The teacher held his shakuhachi in his hands as someone who handles his or her most prized possession every day grasps that special thing with a comfortable reverence. After a few minutes of monologue issuing from the man, a small number of questions were asked by the students, and then the music flowed. For what seemed like a mini-eternity sharp gusts of sound poured out of the section of bamboo, abruptly halting or slowly fading away, leading all of the other listeners and myself into a very noticeable reverie that was pleasant to experience, and funny to observe. It was suddenly easy to see the religious qualities of the musical device. All who were not in the mood to ponder the course of their own life or the place of humanity on the planet still sat enraptured by the elegant, and often seemingly ‘wise’ music flowing from the teacher’s lungs, through the flute and out into the air, almost visible in front of us. It was truly an opportunity to inspect the strange abundance of spirit in Eastern art, and to yet again be fascinated by the draw it holds for members of a culture so obviously different in so many ways. This was an art that seemed about as asymmetrical as they come, something that did not rely on the balance of form and the regular flow of rhythm which many other artistic traditions of Japan utilize, in seeming denial of the will of the most ancient residents of Nippon, the gods themselves. This chaotic ride down the back streets of our relative memories had all the flavoring of a great natural experience, something which could not have been anything other than art since it evoked a special recognition of the eternally beautiful within the almost fragile composition of our own lives. Suddenly we, the living, were each of us threads of an infinitely complex braid that never had a beginning and will continue long after this shell we each inhabit is dust. It was the fulfillment of archetypal forms brought about by our own actions, made apparent to us by the soundtrack provided by the man with the shakuhachi, beautiful to behold because each of us had no choice but to realize that we were alive and in Japan and that, in the end, was enough. Religion turned into sound, keeping pace with an idea of time that exceeds the Western conception of regularity to make room for the very nature of human perception, that life moves at different speeds for everyone. Faith is simply a love of life.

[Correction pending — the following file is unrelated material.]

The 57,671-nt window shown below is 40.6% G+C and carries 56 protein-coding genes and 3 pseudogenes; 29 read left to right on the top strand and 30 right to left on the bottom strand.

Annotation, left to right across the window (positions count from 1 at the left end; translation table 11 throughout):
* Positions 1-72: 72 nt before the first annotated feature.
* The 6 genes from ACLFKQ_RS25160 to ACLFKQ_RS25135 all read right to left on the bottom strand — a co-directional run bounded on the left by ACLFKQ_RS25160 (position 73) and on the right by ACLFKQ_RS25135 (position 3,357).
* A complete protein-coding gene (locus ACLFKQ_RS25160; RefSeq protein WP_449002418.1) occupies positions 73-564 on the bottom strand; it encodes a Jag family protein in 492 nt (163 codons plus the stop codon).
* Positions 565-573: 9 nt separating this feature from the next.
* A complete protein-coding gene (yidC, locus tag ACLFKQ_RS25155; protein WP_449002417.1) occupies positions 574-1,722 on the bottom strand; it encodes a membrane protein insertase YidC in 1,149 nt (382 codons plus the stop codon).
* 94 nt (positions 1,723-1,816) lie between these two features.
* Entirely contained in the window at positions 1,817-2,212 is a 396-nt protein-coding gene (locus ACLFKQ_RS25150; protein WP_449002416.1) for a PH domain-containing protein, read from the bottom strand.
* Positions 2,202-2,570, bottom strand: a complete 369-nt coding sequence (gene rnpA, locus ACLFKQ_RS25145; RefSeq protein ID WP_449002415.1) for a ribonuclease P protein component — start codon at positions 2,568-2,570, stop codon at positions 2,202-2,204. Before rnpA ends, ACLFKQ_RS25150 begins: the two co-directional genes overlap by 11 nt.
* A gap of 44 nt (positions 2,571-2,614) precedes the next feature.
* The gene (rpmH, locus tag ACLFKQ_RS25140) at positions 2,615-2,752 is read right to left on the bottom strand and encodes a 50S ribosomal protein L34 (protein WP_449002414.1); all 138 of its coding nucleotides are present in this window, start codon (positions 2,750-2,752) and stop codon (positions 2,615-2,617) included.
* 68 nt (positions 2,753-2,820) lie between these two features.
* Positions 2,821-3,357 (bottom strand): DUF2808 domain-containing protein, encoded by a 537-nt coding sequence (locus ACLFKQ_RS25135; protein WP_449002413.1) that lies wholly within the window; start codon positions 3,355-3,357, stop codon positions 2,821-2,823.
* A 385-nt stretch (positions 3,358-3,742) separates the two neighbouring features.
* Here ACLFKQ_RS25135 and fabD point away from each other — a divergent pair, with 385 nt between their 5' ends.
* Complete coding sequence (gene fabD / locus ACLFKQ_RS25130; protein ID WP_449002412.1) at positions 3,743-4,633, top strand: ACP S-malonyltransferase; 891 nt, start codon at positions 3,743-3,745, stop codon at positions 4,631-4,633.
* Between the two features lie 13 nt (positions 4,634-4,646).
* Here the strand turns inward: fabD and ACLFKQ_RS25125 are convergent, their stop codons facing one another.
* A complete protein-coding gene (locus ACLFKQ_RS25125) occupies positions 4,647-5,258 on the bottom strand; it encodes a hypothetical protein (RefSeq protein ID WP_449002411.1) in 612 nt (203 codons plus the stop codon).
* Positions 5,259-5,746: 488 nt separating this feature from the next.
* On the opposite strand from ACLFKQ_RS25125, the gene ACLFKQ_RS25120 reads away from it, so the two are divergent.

Bringing to a close my thoughts on this instrument, I will borrow from a certain John Muir, who had the following statement to make about music:
“All things make music
with their lives.”
It is only a few who make lives with their music.